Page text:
"Ode to Mom"; paranoid schizophrenia sufferer

"Ode to Mom"

Her laugh would fill the silent night,
And would keep my mind at ease;
Although she would laugh at nothing,
I never thought she had a disease.

Though her conversations would be within her lonely days,
I knew she had a companion somewhere far away.
And he would talk with her and help her see through the cloud of smoke hovering over her head.
And when I would lay in my bed, longing for sleep, I would hear her voice coming out the darkened hallway; so long and deep. "I love you," it would say,
and every night it would remain the same,
Until one day, a man had came through my hallway instead.

He told me she was gone, left the world during my sleep,
and through the shock and confusion, I did not immediately weep. 
I sat in the dark and thought back to the day
I was alone with my mom and I heard her say, 
"I think I have the right to choose when to go."

Though I wished to stay there and ponder more,
Two men in uniform came to bring me out the door.
They brought me to sit in a big, lit room, as they talked and grieved,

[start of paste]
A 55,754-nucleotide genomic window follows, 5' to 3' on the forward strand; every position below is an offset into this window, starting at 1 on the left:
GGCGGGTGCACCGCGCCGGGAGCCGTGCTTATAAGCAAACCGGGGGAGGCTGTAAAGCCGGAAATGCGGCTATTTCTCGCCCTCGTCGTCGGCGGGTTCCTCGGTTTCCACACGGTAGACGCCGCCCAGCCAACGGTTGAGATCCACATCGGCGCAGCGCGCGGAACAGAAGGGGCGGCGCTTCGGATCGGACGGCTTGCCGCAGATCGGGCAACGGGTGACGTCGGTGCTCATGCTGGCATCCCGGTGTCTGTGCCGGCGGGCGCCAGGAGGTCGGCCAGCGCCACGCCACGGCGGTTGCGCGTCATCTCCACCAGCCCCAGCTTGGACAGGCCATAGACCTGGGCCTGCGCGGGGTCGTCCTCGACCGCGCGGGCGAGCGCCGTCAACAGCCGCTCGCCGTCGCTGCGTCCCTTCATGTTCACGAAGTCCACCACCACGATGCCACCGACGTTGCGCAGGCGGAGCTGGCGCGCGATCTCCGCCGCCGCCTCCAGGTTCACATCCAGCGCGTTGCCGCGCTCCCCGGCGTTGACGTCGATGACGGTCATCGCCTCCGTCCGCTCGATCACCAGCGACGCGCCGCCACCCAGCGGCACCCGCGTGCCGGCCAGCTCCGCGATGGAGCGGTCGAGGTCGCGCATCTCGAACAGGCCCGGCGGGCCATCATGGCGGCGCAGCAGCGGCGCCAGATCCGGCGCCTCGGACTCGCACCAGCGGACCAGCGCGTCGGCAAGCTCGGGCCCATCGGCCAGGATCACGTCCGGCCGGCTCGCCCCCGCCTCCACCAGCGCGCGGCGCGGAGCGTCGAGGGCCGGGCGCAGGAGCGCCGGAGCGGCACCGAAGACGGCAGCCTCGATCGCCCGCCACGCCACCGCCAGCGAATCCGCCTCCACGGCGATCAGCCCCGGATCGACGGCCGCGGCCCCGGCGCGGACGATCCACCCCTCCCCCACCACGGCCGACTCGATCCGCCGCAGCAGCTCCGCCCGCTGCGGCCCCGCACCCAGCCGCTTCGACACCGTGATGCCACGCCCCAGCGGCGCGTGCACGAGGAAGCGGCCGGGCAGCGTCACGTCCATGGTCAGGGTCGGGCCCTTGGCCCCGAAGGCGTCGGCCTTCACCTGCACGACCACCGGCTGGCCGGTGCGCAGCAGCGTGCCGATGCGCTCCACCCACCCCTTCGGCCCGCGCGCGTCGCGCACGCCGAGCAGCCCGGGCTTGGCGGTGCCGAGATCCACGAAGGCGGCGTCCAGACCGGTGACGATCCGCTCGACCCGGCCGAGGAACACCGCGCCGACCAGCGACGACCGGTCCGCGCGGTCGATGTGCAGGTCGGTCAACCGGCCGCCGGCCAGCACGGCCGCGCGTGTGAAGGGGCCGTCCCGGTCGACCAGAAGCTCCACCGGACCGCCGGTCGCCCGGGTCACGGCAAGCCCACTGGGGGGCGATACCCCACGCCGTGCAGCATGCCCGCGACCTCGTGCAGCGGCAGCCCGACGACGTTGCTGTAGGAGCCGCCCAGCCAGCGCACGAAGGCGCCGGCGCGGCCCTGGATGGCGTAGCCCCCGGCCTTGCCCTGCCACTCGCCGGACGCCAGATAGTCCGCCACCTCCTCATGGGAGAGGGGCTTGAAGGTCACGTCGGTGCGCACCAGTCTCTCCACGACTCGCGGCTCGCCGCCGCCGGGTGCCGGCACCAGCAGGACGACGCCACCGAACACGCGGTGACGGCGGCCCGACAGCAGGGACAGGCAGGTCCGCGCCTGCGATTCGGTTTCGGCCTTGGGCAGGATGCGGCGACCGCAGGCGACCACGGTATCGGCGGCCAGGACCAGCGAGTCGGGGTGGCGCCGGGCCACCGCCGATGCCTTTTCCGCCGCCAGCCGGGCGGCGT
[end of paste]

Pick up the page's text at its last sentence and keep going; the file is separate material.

But I let my eyes do the grieving for me.
I saw a pamphlet with big, black letters on top,
Saying, "What to do when a loved one has died."

And though everything in my mind told me to cry,
I sat there unsure if I should try.
I knew I would hear her voice from the darkened deep,
But I would never see her again before I fell asleep.

 

But I found solace in the fact she chose when she would go
I was her son, and I loved her so,
And I could respect her decision to go.
Though many people have told me this before,
I never thought she had a disease.

This poem is about: 
My family

Comments

Jan Wienen

Thank you ... so very special

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